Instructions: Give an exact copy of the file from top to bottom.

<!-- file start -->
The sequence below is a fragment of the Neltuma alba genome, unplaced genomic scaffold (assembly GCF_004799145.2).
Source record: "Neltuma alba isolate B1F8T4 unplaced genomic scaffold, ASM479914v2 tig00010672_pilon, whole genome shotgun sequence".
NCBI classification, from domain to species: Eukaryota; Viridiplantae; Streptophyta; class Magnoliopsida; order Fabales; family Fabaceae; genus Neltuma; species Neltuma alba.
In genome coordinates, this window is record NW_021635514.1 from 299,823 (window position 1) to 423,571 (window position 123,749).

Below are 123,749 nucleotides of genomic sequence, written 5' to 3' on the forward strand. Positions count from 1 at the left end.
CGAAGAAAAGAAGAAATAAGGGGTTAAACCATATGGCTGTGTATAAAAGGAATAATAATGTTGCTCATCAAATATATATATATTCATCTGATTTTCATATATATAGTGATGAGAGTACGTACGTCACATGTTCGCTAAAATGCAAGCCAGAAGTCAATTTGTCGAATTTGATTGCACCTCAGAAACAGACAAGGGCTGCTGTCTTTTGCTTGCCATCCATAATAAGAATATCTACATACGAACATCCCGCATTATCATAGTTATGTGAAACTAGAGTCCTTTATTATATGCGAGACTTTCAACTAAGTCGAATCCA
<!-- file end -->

The sequence below is a fragment of the Neltuma alba genome, unplaced genomic scaffold (assembly GCF_004799145.2).
Source record: "Neltuma alba isolate B1F8T4 unplaced genomic scaffold, ASM479914v2 tig00010672_pilon, whole genome shotgun sequence".
NCBI classification, from domain to species: Eukaryota; Viridiplantae; Streptophyta; class Magnoliopsida; order Fabales; family Fabaceae; genus Neltuma; species Neltuma alba.
In genome coordinates, this window is record NW_021635514.1 from 299,823 (window position 1) to 423,571 (window position 123,749).

Below are 123,749 nucleotides of genomic sequence, written 5' to 3' on the forward strand. Positions count from 1 at the left end.
CGAAGAAAAGAAGAAATAAGGGGTTAAACCATATGGCTGTGTATAAAAGGAATAATAATGTTGCTCATCAAATATATATATATTCATCTGATTTTCATATATATAGTGATGAGAGTACGTACGTCACATGTTCGCTAAAATGCAAGCCAGAAGTCAATTTGTCGAATTTGATTGCACCTCAGAAACAGACAAGGGCTGCTGTCTTTTGCTTGCCATCCATAATAAGAATATCTACATACGAACATCCCGCATTATCATAGTTATGTGAAACTAGAGTCCTTTATTATATGCGAGACTTTCAACTAAGTCGAATCCA